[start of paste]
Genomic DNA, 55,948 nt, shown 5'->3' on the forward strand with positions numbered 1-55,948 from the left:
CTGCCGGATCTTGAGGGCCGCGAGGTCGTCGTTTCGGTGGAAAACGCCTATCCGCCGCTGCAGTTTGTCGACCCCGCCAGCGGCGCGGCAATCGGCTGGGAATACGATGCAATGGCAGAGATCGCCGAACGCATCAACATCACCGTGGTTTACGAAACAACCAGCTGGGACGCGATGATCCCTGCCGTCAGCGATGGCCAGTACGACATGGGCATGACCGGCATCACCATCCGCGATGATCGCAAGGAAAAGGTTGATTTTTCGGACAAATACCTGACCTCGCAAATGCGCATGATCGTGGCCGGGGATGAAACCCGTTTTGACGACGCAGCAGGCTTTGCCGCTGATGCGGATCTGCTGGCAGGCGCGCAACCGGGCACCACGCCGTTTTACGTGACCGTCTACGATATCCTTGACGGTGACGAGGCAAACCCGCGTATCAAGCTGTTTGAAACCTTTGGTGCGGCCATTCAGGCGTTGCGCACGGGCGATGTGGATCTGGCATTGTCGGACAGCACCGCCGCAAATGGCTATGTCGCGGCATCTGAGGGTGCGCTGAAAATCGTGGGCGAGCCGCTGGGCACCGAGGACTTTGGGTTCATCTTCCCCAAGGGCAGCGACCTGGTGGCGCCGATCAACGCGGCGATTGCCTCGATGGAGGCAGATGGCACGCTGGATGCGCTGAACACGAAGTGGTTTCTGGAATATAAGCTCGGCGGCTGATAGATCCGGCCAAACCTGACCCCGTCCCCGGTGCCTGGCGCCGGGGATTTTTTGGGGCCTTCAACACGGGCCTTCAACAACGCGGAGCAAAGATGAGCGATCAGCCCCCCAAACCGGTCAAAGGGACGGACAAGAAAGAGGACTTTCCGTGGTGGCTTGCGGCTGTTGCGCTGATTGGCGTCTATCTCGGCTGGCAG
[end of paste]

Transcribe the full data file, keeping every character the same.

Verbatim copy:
Genomic DNA, 55,948 nt, shown 5'->3' on the forward strand with positions numbered 1-55,948 from the left:
CTGCCGGATCTTGAGGGCCGCGAGGTCGTCGTTTCGGTGGAAAACGCCTATCCGCCGCTGCAGTTTGTCGACCCCGCCAGCGGCGCGGCAATCGGCTGGGAATACGATGCAATGGCAGAGATCGCCGAACGCATCAACATCACCGTGGTTTACGAAACAACCAGCTGGGACGCGATGATCCCTGCCGTCAGCGATGGCCAGTACGACATGGGCATGACCGGCATCACCATCCGCGATGATCGCAAGGAAAAGGTTGATTTTTCGGACAAATACCTGACCTCGCAAATGCGCATGATCGTGGCCGGGGATGAAACCCGTTTTGACGACGCAGCAGGCTTTGCCGCTGATGCGGATCTGCTGGCAGGCGCGCAACCGGGCACCACGCCGTTTTACGTGACCGTCTACGATATCCTTGACGGTGACGAGGCAAACCCGCGTATCAAGCTGTTTGAAACCTTTGGTGCGGCCATTCAGGCGTTGCGCACGGGCGATGTGGATCTGGCATTGTCGGACAGCACCGCCGCAAATGGCTATGTCGCGGCATCTGAGGGTGCGCTGAAAATCGTGGGCGAGCCGCTGGGCACCGAGGACTTTGGGTTCATCTTCCCCAAGGGCAGCGACCTGGTGGCGCCGATCAACGCGGCGATTGCCTCGATGGAGGCAGATGGCACGCTGGATGCGCTGAACACGAAGTGGTTTCTGGAATATAAGCTCGGCGGCTGATAGATCCGGCCAAACCTGACCCCGTCCCCGGTGCCTGGCGCCGGGGATTTTTTGGGGCCTTCAACACGGGCCTTCAACAACGCGGAGCAAAGATGAGCGATCAGCCCCCCAAACCGGTCAAAGGGACGGACAAGAAAGAGGACTTTCCGTGGTGGCTTGCGGCTGTTGCGCTGATTGGCGTCTATCTCGGCTGGCAG